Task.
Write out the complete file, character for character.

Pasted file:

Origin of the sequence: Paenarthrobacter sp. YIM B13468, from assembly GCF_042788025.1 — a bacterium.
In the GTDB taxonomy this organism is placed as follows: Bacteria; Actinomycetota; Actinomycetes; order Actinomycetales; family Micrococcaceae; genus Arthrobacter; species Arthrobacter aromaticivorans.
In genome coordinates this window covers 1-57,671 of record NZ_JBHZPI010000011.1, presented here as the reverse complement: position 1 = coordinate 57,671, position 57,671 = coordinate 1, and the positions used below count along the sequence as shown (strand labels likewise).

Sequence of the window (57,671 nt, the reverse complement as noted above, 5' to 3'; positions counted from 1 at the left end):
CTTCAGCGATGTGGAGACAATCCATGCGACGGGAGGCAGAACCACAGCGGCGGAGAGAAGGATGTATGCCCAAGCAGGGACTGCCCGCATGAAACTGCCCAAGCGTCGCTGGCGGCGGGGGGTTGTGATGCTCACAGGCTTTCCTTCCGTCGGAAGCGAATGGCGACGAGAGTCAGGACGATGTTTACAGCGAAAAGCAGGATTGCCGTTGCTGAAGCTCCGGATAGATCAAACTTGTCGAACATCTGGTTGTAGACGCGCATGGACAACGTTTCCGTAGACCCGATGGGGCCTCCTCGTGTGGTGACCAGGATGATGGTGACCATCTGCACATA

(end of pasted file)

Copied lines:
Origin of the sequence: Paenarthrobacter sp. YIM B13468, from assembly GCF_042788025.1 — a bacterium.
In the GTDB taxonomy this organism is placed as follows: Bacteria; Actinomycetota; Actinomycetes; order Actinomycetales; family Micrococcaceae; genus Arthrobacter; species Arthrobacter aromaticivorans.
In genome coordinates this window covers 1-57,671 of record NZ_JBHZPI010000011.1, presented here as the reverse complement: position 1 = coordinate 57,671, position 57,671 = coordinate 1, and the positions used below count along the sequence as shown (strand labels likewise).

Sequence of the window (57,671 nt, the reverse complement as noted above, 5' to 3'; positions counted from 1 at the left end):
CTTCAGCGATGTGGAGACAATCCATGCGACGGGAGGCAGAACCACAGCGGCGGAGAGAAGGATGTATGCCCAAGCAGGGACTGCCCGCATGAAACTGCCCAAGCGTCGCTGGCGGCGGGGGGTTGTGATGCTCACAGGCTTTCCTTCCGTCGGAAGCGAATGGCGACGAGAGTCAGGACGATGTTTACAGCGAAAAGCAGGATTGCCGTTGCTGAAGCTCCGGATAGATCAAACTTGTCGAACATCTGGTTGTAGACGCGCATGGACAACGTTTCCGTAGACCCGATGGGGCCTCCTCGTGTGGTGACCAGGATGATGGTGACCATCTGCACATA